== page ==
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May 11, 2010
How to Assess Whether an Employee Qualifies for the Administrative Exemption

In a BLR webinar titled "Reducing Overtime Costs: What You Legally Can—and Can't—Do to Keep Workers at Their Straight-Time Rates," Laura P. Worsinger, Esq., discussed some key issues to consider when determining whether an employee qualifies for the administrative exemption under the Fair Labor Standards Act (FLSA):

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  • Whether the employee exercises sufficient discretion and independent judgment to qualify as an exempt administrative employee
  • Whether or not the employee is actually performing in an administrative "role"
  • Whether he or she performs services that the company is "in the business to provide" (Note: The employee might be considered non-exempt even if the employee is highly compensated and exercises a high degree of independent judgment and discretion.)

Financial Services and the Administrative Exemption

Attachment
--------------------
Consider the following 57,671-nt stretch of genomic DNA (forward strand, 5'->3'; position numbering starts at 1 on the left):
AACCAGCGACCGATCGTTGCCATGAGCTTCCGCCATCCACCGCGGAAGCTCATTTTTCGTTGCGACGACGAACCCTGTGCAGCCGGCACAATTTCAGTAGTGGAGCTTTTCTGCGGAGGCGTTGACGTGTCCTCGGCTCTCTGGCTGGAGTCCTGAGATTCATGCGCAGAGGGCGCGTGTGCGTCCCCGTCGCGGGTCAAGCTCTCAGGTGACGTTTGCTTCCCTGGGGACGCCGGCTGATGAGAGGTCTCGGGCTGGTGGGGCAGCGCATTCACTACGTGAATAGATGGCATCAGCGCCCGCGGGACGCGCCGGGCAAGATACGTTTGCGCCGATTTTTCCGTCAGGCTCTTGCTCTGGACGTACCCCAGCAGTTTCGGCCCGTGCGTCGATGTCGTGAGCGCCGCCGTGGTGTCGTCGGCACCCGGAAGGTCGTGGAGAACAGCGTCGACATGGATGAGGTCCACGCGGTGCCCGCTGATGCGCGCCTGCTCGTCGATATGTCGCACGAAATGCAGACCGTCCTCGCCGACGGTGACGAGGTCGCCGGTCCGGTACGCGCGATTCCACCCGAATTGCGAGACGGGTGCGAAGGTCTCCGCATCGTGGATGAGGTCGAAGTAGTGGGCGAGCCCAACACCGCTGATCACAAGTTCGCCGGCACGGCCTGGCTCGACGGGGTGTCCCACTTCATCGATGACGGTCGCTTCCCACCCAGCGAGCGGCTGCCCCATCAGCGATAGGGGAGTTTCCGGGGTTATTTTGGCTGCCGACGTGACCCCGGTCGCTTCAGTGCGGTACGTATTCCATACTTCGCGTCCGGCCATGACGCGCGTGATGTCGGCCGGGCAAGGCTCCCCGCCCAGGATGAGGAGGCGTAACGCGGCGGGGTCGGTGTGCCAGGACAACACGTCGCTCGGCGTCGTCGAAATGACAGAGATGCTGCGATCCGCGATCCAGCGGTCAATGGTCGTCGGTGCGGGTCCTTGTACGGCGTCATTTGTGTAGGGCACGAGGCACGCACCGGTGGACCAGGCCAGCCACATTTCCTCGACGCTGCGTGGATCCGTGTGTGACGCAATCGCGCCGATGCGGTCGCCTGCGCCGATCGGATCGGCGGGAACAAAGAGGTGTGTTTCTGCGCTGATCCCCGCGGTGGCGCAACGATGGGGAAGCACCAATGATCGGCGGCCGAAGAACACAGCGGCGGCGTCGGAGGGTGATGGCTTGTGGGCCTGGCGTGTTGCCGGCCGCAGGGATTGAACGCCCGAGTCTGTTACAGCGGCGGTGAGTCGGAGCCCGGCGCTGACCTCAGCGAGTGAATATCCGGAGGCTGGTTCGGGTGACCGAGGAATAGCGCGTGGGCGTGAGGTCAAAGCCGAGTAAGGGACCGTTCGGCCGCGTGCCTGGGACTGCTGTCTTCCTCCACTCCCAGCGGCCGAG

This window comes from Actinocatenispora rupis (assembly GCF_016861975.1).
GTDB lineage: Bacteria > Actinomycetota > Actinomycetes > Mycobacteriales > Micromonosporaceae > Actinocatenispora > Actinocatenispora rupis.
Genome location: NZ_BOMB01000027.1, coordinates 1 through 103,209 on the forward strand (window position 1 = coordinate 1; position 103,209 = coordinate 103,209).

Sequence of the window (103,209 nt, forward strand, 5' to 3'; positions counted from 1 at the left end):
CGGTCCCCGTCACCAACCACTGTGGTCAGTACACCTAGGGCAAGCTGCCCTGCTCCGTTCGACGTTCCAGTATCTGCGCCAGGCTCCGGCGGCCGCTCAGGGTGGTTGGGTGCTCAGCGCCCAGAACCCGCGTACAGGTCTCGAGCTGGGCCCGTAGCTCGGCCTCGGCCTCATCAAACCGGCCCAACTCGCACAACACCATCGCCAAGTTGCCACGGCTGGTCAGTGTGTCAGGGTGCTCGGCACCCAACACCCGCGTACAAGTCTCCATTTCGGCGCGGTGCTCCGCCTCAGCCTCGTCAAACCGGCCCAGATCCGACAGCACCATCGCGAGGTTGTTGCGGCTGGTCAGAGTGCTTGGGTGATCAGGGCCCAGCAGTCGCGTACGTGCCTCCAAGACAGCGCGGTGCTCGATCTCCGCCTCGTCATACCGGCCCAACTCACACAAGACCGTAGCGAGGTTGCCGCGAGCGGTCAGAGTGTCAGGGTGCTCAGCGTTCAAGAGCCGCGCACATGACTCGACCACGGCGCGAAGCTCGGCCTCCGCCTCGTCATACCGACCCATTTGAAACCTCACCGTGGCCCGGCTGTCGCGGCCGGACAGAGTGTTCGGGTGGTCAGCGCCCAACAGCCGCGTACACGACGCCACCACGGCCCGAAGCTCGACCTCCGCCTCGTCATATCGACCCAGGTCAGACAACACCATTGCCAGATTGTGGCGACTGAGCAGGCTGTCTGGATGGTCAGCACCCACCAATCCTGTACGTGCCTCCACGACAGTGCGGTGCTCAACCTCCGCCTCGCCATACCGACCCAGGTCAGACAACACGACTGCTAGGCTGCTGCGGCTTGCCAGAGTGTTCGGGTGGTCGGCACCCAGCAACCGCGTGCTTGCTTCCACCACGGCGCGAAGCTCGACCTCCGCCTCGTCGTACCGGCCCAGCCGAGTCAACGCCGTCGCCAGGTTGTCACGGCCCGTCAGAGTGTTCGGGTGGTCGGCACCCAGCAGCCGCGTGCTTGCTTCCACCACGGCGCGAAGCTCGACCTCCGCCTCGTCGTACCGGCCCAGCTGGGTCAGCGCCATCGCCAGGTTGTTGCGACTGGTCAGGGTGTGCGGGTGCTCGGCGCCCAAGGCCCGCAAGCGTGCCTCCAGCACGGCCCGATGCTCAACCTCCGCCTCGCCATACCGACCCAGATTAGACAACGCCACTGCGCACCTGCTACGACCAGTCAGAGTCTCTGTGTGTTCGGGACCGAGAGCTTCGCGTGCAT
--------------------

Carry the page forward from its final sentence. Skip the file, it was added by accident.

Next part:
In an attempt to provide greater clarity to the exemption, the FLSA regulations enacted in 2004 provide explicit examples of what type of work fits within this definition. In the financial services industry, the regulations provide that employees are generally exempt if their duties include:

  • Collecting and analyzing information regarding customer's income, assets, investments or debts;
  • Determining which financial products best meet the customer's needs and financial circumstances; and
  • Advising the customer regarding the advantages and disadvantages of different financial products and marketing, servicing or promoting the employer's financial products.

Selling Financial Products

However, FLSA regulations specify that an employee whose primary duty is selling financial products does not qualify for the administrative exemption.

A DOL Administrator's Interpretation states that employees who perform the typical duties of a home mortgage loan officer are not exempt when primary duty is routine sales. Thus, they are entitled to receive minimum wage (at least) and overtime under the FLSA.

Laura P. Worsinger, Esq. is Of Counsel with the Los Angeles office of Dykema Gossett PLLC. She has broad counseling and litigation experience and specializes in the defense of employers in individual and class actions involving wage and hour violations, misclassification, discrimination, wrongful termination, and other employment-related proceedings. She can be contacted at

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